Swaziland reed dance. 010914 Picture: The Backpacker Spot/Twitter

Mbabane - Tens of thousands of Swazi girls danced before King Mswati on Monday in the annual Reed Dance, and a newspaper owned by the royal conglomerate used the occasion to announce that the king had wed his 14th wife, who he had selected from among the maidens at last year’s reed dance.

The new queen was seated among some of Mswati’s other wives. By wearing traditional attire reserved for royal wives, she signalled a wedding ceremony had taken place.

The wedding has not been publicised and confusion over the number of Mswati’s wives has had some palace observers numbering the new Queen LaFogiyane as Mswati’s 15th wife.

But Monday belonged to Swazi maidens, one of whom may become the next queen.

The palace announced that more than 80 000 had danced, but observers said the number was probably less than half that.

Zulu King Goodwill Zwelithini, who was in the country for the weekend, and expected to attend the Reed Dance, had suggested that schools in KwaZulu/Natal be closed to maximise participation at the Zulu Reed Dance.

In Swaziland, all schools were closed for the dance, and the day was declared a national holiday.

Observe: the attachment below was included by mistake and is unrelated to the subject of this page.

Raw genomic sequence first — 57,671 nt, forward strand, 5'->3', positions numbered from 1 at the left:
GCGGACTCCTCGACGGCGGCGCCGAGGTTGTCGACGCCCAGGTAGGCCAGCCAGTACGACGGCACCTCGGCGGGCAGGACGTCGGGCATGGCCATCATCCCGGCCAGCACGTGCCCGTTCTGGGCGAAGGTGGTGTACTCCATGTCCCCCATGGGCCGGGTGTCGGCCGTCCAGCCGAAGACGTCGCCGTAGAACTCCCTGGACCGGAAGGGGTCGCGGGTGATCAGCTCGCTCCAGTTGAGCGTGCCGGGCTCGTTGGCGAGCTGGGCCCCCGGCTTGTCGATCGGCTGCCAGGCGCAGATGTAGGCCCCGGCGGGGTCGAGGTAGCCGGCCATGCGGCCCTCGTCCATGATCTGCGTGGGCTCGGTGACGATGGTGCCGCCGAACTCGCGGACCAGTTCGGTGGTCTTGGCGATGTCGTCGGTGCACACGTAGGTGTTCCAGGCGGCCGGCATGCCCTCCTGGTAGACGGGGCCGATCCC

Topless, the girls wore little more than beaded belts that concealed their frontal private parts but left their buttocks exposed.

Strict enforcement of photography was observed and one photographer who tried to take pictures from a low angle to show the girls’ frontal nakedness was ejected from the ceremony.

While no speeches were made at Ludzdidzini royal residence, 20km east of Mbabane, both King Mswati and King Zwelithini had given speeches at the weekend at a trade fair in Manzini.

Zwelithini, a frequent guest of Mswati, has two Swazi wives. He spoke strongly in support of Mswati’s absolute monarchy and condemned South Africa’s labour union activities.

Cosatu is strongly critical of Mswati’s autocratic style of government and is an ally of the Swazi union and political opposition.

In a speech broadcast live on the country’s only TV station, which is run by the government, Zwelithini warned that Swazis would destroy their country if they followed South Africa’s example.

“Do not burn your country, because investors will run away if you do so. Strike actions do not bring money into a household. Strikes bring hunger and suffering. I have seen this happening in my country,” Zwelithini said.

Independent Foreign Service